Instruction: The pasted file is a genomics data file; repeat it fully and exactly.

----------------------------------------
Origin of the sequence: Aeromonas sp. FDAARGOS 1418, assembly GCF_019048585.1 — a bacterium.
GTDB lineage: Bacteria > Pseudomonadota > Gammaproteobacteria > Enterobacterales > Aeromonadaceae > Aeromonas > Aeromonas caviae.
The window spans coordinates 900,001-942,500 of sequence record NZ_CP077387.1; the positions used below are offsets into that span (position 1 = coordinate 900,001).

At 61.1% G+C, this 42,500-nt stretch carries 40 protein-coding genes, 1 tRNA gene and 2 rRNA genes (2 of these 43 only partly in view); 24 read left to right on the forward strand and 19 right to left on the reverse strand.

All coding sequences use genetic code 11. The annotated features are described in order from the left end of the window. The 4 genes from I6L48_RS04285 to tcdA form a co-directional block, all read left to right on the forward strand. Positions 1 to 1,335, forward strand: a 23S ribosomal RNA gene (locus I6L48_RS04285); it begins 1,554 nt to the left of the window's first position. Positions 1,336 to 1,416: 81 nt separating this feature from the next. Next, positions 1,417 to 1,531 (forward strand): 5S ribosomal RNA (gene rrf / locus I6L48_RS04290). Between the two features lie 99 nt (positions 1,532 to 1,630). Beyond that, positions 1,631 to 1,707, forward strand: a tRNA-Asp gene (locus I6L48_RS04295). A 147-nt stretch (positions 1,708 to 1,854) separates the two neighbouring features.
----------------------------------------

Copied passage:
Origin of the sequence: Aeromonas sp. FDAARGOS 1418, assembly GCF_019048585.1 — a bacterium.
GTDB lineage: Bacteria > Pseudomonadota > Gammaproteobacteria > Enterobacterales > Aeromonadaceae > Aeromonas > Aeromonas caviae.
The window spans coordinates 900,001-942,500 of sequence record NZ_CP077387.1; the positions used below are offsets into that span (position 1 = coordinate 900,001).

At 61.1% G+C, this 42,500-nt stretch carries 40 protein-coding genes, 1 tRNA gene and 2 rRNA genes (2 of these 43 only partly in view); 24 read left to right on the forward strand and 19 right to left on the reverse strand.

All coding sequences use genetic code 11. The annotated features are described in order from the left end of the window. The 4 genes from I6L48_RS04285 to tcdA form a co-directional block, all read left to right on the forward strand. Positions 1 to 1,335, forward strand: a 23S ribosomal RNA gene (locus I6L48_RS04285); it begins 1,554 nt to the left of the window's first position. Positions 1,336 to 1,416: 81 nt separating this feature from the next. Next, positions 1,417 to 1,531 (forward strand): 5S ribosomal RNA (gene rrf / locus I6L48_RS04290). Between the two features lie 99 nt (positions 1,532 to 1,630). Beyond that, positions 1,631 to 1,707, forward strand: a tRNA-Asp gene (locus I6L48_RS04295). A 147-nt stretch (positions 1,708 to 1,854) separates the two neighbouring features.